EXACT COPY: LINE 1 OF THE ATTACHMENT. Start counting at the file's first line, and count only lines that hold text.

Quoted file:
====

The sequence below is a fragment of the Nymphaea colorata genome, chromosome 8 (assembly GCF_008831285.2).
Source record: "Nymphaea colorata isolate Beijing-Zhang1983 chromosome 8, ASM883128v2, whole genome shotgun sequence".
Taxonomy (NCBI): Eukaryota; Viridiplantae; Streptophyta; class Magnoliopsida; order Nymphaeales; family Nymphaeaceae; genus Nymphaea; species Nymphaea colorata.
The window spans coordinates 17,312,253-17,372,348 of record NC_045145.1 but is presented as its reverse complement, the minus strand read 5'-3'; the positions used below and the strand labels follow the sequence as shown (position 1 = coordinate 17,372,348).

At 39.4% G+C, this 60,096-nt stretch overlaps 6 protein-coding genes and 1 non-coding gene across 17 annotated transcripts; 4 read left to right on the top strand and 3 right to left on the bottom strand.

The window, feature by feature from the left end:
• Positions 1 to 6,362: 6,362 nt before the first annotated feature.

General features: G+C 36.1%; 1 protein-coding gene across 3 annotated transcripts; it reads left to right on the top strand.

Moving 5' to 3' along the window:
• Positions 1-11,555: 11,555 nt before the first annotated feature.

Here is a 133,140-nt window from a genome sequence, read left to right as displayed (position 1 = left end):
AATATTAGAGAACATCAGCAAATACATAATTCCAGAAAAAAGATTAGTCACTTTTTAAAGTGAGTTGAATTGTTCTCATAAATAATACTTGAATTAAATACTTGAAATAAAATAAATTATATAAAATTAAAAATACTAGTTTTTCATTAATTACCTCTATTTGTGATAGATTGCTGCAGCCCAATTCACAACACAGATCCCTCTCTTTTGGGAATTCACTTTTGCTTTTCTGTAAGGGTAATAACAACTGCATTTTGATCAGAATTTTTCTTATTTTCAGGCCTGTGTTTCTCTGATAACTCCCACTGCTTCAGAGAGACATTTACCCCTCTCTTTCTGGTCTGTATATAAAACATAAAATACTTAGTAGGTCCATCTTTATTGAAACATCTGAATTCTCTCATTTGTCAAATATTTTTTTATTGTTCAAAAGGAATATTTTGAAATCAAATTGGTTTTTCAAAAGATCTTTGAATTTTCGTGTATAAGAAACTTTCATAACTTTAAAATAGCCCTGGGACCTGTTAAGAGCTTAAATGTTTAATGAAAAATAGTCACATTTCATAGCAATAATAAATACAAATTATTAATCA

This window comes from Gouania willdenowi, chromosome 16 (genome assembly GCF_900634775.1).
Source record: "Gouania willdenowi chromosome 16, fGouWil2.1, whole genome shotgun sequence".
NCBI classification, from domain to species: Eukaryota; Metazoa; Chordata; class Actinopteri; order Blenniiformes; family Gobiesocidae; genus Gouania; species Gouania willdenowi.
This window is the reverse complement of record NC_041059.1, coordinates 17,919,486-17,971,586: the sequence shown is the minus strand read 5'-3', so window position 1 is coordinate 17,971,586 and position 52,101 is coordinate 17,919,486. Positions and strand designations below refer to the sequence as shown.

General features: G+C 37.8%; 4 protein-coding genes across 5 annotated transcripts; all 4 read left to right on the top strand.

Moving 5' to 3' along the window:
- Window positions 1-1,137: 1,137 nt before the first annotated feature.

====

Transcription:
The sequence below is a fragment of the Nymphaea colorata genome, chromosome 8 (assembly GCF_008831285.2).